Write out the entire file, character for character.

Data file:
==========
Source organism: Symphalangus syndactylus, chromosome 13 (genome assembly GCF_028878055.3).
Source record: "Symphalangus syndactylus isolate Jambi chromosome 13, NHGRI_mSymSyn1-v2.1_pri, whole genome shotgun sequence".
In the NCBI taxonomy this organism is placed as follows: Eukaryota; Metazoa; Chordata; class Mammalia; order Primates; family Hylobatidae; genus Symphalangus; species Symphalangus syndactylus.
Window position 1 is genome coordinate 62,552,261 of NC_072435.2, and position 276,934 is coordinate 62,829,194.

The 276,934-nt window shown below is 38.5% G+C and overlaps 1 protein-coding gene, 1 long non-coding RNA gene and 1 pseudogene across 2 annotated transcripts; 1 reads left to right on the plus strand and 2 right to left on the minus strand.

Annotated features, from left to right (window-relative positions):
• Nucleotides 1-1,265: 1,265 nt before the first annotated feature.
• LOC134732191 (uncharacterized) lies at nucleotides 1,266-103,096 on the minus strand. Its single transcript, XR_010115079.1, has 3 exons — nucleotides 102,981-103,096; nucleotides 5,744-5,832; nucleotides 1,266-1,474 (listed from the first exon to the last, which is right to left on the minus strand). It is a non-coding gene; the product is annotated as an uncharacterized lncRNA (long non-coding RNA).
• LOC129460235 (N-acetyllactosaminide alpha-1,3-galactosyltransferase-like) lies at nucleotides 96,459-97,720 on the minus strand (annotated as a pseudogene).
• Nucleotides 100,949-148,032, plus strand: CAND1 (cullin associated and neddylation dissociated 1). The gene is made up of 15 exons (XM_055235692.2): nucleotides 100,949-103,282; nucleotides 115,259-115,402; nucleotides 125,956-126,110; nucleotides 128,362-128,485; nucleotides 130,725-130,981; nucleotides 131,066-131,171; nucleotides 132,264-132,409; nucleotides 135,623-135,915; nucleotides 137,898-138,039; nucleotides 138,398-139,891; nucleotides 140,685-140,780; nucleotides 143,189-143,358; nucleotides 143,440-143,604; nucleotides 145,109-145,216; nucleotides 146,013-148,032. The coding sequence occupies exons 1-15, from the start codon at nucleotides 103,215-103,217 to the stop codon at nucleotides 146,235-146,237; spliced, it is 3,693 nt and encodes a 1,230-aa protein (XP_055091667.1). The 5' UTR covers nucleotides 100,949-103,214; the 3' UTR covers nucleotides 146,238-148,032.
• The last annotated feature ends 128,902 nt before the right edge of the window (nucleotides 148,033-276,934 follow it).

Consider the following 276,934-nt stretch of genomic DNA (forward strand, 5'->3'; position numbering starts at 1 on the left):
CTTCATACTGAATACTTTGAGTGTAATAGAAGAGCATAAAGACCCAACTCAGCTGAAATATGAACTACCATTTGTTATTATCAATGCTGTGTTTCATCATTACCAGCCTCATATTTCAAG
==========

Source organism: Symphalangus syndactylus, chromosome 13 (genome assembly GCF_028878055.3).
Source record: "Symphalangus syndactylus isolate Jambi chromosome 13, NHGRI_mSymSyn1-v2.1_pri, whole genome shotgun sequence".
In the NCBI taxonomy this organism is placed as follows: Eukaryota; Metazoa; Chordata; class Mammalia; order Primates; family Hylobatidae; genus Symphalangus; species Symphalangus syndactylus.
Window position 1 is genome coordinate 62,552,261 of NC_072435.2, and position 276,934 is coordinate 62,829,194.

The 276,934-nt window shown below is 38.5% G+C and overlaps 1 protein-coding gene, 1 long non-coding RNA gene and 1 pseudogene across 2 annotated transcripts; 1 reads left to right on the plus strand and 2 right to left on the minus strand.

Annotated features, from left to right (window-relative positions):
• Nucleotides 1-1,265: 1,265 nt before the first annotated feature.
• LOC134732191 (uncharacterized) lies at nucleotides 1,266-103,096 on the minus strand. Its single transcript, XR_010115079.1, has 3 exons — nucleotides 102,981-103,096; nucleotides 5,744-5,832; nucleotides 1,266-1,474 (listed from the first exon to the last, which is right to left on the minus strand). It is a non-coding gene; the product is annotated as an uncharacterized lncRNA (long non-coding RNA).
• LOC129460235 (N-acetyllactosaminide alpha-1,3-galactosyltransferase-like) lies at nucleotides 96,459-97,720 on the minus strand (annotated as a pseudogene).
• Nucleotides 100,949-148,032, plus strand: CAND1 (cullin associated and neddylation dissociated 1). The gene is made up of 15 exons (XM_055235692.2): nucleotides 100,949-103,282; nucleotides 115,259-115,402; nucleotides 125,956-126,110; nucleotides 128,362-128,485; nucleotides 130,725-130,981; nucleotides 131,066-131,171; nucleotides 132,264-132,409; nucleotides 135,623-135,915; nucleotides 137,898-138,039; nucleotides 138,398-139,891; nucleotides 140,685-140,780; nucleotides 143,189-143,358; nucleotides 143,440-143,604; nucleotides 145,109-145,216; nucleotides 146,013-148,032. The coding sequence occupies exons 1-15, from the start codon at nucleotides 103,215-103,217 to the stop codon at nucleotides 146,235-146,237; spliced, it is 3,693 nt and encodes a 1,230-aa protein (XP_055091667.1). The 5' UTR covers nucleotides 100,949-103,214; the 3' UTR covers nucleotides 146,238-148,032.
• The last annotated feature ends 128,902 nt before the right edge of the window (nucleotides 148,033-276,934 follow it).

Consider the following 276,934-nt stretch of genomic DNA (forward strand, 5'->3'; position numbering starts at 1 on the left):
CTTCATACTGAATACTTTGAGTGTAATAGAAGAGCATAAAGACCCAACTCAGCTGAAATATGAACTACCATTTGTTATTATCAATGCTGTGTTTCATCATTACCAGCCTCATATTTCAAG